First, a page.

It really is a wonder that any business in Italy can survive in the anything but predictable manner of life here.
As one example, the bookstore which I particularly enjoy receives shipments of course each week but never seems to know what books are coming in. This prompted repeated stops from me in my quest to find John L. Allen, Jr.'s The Global War on Christians (which, if you haven't yet, you really should read). For four weeks in a row the owner of the story told me when the next shipment of English books was due in and for four weeks in a row I would go to buy the book only to find it had not come with that particular shipment. And, before you ask, he knew which book I wanted and knew of it, but never offered to order it specially for me.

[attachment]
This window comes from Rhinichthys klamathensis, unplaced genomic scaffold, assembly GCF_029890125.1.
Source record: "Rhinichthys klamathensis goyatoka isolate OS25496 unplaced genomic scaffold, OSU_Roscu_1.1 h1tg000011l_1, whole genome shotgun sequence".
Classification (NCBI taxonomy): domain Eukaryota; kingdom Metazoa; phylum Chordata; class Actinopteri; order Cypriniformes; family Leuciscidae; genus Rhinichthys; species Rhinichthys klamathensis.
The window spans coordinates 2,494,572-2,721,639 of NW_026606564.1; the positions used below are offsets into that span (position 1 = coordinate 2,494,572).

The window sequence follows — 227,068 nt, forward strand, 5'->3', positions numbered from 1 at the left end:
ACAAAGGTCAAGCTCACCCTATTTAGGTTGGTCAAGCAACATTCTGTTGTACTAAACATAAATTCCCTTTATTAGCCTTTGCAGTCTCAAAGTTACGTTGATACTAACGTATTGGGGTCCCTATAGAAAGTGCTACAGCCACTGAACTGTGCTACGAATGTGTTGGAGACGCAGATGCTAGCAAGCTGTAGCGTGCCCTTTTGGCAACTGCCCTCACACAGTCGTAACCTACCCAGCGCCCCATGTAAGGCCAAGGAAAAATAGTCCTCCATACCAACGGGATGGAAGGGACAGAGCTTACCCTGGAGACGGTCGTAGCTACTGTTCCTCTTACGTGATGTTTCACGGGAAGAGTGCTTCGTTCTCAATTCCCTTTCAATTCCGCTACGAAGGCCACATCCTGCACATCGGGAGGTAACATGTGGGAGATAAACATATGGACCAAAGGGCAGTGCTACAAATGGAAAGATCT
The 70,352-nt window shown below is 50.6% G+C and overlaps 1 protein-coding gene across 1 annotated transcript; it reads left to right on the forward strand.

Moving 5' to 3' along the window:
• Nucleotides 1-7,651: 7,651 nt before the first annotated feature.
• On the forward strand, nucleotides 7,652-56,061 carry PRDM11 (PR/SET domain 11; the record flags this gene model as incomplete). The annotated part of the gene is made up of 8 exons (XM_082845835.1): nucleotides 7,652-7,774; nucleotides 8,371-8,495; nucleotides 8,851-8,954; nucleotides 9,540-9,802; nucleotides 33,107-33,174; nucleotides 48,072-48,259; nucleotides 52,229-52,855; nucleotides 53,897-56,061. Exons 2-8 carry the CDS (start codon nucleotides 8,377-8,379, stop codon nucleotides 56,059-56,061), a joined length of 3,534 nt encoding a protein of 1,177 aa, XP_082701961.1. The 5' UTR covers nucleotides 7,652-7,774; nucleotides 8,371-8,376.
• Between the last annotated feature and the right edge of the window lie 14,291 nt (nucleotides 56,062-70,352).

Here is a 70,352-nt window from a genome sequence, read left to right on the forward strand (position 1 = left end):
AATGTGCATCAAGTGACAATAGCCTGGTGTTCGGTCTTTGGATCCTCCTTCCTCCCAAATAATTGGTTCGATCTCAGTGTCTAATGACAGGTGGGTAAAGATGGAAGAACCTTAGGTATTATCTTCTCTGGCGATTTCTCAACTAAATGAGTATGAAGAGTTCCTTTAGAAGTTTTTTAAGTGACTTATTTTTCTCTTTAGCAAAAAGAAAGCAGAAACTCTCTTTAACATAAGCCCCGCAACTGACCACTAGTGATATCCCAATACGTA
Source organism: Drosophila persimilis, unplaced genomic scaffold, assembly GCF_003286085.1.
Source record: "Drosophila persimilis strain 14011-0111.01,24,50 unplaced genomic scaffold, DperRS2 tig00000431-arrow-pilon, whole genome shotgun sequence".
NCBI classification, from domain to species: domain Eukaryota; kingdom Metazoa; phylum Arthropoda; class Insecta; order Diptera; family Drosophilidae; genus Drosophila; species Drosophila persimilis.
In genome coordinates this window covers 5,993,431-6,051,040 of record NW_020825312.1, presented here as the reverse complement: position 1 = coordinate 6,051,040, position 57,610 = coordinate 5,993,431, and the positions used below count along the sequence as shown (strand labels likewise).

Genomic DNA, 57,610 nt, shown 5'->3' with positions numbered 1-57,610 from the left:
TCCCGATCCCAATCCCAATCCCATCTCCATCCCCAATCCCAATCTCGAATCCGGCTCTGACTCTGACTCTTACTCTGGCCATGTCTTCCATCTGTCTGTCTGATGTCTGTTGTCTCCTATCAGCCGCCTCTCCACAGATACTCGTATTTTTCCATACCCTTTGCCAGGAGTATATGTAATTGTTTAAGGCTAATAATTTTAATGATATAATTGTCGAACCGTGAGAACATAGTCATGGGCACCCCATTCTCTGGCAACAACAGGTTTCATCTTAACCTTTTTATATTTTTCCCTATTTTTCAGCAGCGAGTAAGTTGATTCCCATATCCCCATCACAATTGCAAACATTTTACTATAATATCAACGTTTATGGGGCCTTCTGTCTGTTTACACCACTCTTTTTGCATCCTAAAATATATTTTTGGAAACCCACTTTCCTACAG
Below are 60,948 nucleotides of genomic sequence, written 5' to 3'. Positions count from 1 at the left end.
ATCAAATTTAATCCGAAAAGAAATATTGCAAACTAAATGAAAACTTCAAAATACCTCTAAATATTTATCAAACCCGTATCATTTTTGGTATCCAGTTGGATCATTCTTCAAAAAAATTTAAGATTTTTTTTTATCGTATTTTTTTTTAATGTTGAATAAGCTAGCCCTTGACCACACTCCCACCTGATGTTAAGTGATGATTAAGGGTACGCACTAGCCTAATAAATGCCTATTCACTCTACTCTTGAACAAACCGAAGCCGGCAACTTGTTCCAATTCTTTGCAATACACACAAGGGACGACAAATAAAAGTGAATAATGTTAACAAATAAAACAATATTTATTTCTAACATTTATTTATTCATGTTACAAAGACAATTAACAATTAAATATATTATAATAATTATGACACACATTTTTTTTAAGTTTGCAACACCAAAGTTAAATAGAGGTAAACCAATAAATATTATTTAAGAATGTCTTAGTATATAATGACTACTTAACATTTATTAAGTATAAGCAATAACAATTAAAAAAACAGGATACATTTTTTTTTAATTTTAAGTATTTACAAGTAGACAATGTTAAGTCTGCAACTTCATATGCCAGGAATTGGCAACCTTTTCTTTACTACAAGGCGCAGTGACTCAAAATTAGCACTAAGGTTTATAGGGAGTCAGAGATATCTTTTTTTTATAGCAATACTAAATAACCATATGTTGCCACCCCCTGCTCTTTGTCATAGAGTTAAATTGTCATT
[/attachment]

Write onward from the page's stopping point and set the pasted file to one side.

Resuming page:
As another example, the store from which I have been buying Dr Pepper with some regularity has not had any for the past five visits I have made to the store, despite repeated assurances it would come in on certain days. Having grown frustrated with the routine disappointment I took to the Internet to acquire my favorite beverage.
The buy it online would cost me slightly more than buying it in the store but, so I told myself, at least I would have it. I placed an order on November 30th and was told it would arrive in 3 - 10 days, anywhere, theoretically, between December 5th and 14th. Then, three days later on December 3rd, I received an e-mail informing me the shipment would arrive on December 14th.
Just a few moments ago I received a phone call from the office of the secretary here at the Casa Santa Maria that a package had arrived for me. Having no idea what it was or from whom it be I found the package heavy and awkward without any sign of the sender on the outside of the box. When I opened it in my room I was surprised - and very happy - to find the Dr Pepper I ordered.
I can't help but wonder if Saint Nicholas has had something to do with this.